Mentor: Adam Bauer, Assistant Professor of Radiology, Assistant Professor of Biomedical Engineering
Lab description: Two major themes running through our lab’s research are mapping functional brain organization in the mouse and examining how changes in local neural activity are related to corresponding changes in blood flow. We are very interested in mapping functional network connectivity in the mouse brain, and how those connections evolve in healthy mice and models of disease, in particular stroke. To help us answer our questions, we use the latest advances mouse genetics and optogenetic targeting strategies.
1) Mapping brain activity and behavior in mice following focal ischemia.
2) Using deep learning to characterize functional vs. compensatory recovery after stroke.
For either project, the student would be involved in experimental design, data collection (e.g. functional neuroimaging) and image analysis. Depending on interests, students would also be able to take on a larger role in hardware development and data processing/analysis.
Mentor: Matthew Bersi, Assistant Professor, Department of Mechanical Engineering & Materials Science
Lab description: Research in the Bersi lab is generally focused on mechanisms of soft tissue remodeling in cardiovascular disease. Specific research interests include the interplay between immune cell activation and the mechanobiology of vascular cells in the context of remodeling in response to intraluminal vascular injury, hypertension, and aneurysm. We are particularly interested in the role of T cell polarization along the Th17/Treg axis on promoting phenotyping alterations of vascular smooth muscle cells as well as the impact of cell-cell adhesion proteins (e.g., cadherin-11) on cardiovascular tissue remodeling. Techniques in the Bersi lab include small animal surgical models of cardiovascular disease, soft tissue mechanical testing and material characterization, optics-based approaches such as histology and whole-mount tissue imaging, in vitro assays for assessment of cellular phenotype, analysis of gene transcription, immune cell isolation and polarization, and mathematical modeling. Using a combination of engineering approaches and molecular biological tools, we are investigating disease progression and therapeutic approaches in cardiovascular medicine.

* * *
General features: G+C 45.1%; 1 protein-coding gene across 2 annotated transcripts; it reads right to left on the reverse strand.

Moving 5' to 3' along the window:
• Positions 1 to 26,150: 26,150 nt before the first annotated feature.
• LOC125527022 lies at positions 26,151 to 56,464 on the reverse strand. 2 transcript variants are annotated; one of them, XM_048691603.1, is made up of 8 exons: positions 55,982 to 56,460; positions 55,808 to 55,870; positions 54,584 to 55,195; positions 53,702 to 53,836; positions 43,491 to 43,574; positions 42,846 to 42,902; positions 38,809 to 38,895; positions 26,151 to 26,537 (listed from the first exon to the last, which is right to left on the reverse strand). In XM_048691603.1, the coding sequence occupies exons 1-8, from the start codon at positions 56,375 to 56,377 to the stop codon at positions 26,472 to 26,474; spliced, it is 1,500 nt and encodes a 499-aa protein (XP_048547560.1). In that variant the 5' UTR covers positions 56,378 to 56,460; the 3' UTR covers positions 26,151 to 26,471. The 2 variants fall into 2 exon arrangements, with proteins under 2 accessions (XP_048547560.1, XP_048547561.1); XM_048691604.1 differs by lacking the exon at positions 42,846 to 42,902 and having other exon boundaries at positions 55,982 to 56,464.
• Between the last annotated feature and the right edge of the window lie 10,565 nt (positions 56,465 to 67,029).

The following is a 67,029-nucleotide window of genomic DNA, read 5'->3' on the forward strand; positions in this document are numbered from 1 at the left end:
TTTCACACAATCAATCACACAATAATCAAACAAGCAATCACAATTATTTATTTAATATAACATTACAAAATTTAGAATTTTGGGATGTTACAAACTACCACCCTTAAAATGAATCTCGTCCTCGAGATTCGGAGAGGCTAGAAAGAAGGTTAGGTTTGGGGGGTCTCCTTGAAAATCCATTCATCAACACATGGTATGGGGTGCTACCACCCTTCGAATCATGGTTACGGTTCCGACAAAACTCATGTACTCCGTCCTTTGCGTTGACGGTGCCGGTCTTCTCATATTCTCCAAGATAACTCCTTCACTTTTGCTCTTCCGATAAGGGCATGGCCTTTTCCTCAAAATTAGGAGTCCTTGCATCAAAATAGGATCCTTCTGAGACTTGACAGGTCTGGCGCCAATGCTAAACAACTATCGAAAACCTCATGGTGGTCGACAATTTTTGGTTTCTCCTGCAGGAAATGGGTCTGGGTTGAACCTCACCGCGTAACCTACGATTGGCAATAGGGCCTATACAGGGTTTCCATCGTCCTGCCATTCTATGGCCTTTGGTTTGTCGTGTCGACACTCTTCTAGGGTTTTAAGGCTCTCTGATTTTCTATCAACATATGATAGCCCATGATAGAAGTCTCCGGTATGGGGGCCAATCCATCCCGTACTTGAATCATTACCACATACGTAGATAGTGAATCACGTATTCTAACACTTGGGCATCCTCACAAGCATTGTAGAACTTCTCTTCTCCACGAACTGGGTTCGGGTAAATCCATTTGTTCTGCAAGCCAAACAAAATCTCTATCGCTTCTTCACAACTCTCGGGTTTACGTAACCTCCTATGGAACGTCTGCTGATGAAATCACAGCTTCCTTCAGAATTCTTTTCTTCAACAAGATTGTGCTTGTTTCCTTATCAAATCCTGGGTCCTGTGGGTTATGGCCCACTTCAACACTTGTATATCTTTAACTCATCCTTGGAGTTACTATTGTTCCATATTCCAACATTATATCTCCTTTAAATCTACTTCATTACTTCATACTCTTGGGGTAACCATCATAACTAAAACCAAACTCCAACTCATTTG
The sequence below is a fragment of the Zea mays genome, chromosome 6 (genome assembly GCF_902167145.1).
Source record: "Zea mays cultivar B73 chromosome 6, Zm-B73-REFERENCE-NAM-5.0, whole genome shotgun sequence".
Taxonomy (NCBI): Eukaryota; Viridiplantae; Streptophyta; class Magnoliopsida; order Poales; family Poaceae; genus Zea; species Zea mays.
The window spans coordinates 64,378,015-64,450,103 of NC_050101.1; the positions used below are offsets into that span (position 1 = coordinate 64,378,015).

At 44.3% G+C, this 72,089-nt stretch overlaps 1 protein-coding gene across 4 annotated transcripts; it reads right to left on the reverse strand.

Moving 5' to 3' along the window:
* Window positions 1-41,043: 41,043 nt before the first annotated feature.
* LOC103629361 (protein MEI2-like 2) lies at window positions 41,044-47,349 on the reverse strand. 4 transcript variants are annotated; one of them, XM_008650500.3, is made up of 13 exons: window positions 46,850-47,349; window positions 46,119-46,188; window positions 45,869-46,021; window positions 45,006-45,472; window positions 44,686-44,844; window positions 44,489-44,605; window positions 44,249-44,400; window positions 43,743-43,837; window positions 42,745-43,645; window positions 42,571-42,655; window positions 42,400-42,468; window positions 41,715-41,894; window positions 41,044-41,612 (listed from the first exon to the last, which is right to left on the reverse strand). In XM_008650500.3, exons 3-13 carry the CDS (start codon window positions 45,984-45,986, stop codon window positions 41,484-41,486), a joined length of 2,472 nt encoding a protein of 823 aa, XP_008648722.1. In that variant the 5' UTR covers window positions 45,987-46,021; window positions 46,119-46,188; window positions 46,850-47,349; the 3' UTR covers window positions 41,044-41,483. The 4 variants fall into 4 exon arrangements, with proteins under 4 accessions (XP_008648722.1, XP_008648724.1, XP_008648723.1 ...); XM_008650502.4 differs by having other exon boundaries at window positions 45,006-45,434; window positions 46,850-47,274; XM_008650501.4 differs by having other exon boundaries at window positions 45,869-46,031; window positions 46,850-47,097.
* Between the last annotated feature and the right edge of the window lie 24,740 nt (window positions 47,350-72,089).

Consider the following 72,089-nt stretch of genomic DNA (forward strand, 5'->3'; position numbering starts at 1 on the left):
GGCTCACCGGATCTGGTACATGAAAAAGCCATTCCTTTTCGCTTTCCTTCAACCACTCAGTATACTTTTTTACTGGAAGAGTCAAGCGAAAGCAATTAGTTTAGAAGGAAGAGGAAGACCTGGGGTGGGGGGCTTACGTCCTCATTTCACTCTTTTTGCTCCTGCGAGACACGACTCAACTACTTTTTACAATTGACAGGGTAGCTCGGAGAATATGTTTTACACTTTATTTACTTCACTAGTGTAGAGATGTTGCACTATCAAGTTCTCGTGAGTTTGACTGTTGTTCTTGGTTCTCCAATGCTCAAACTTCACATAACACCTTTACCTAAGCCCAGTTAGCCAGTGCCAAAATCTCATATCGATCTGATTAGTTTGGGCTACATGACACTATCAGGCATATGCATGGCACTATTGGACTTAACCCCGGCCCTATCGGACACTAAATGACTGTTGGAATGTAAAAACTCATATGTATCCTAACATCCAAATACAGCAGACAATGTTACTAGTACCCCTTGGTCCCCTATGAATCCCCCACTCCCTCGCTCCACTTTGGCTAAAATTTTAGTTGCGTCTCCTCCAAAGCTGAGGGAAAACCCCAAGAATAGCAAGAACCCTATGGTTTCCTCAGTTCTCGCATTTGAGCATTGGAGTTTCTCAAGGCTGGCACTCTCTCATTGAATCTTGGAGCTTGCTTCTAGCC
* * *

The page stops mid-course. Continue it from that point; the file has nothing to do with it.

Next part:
Project: Ongoing projects in the Bersi lab with opportunities for student involvement are related to the development of a system for in-situ arterial pressurization in the mouse. Biomechanical analysis is a common ex vivo technique used to determine mechanical properties of aortic tissues such as distensibility, stiffness, and stored elastic energy. Traditional approaches require that tested segments be removed from the body, cleaned of excess perivascular tissues, and mounted in devices capable of measuring quantities such as arterial pressure, force, and diameter. However, increasing evidence suggests that such perivascular structures provide non-negligible external mechanical support and may be an important reservoir for effector cells that have direct impacts on vascular mechanobiology. To circumvent these limitations of traditional biomechanical analysis, the current project seeks to develop an in-situ mechanical testing system comprised of controlled intravascular pressurization and image-based measurement of vascular deformation. Outcomes of this project will be focused on 1) biomechanical characterization of perivascular tissues in different regions of the aorta, 2) in-situ pressurization of small vascular segments that are not testable using standard methods, and 3) tissue deformation near aortic branch sites. Students working on this project will gain experience with biomechanical analysis of vascular tissues, optical coherence tomography imaging, image processing (including segmentation and quantification), small animal tissue dissection, and various molecular biology techniques including histology and/or gene expression analysis.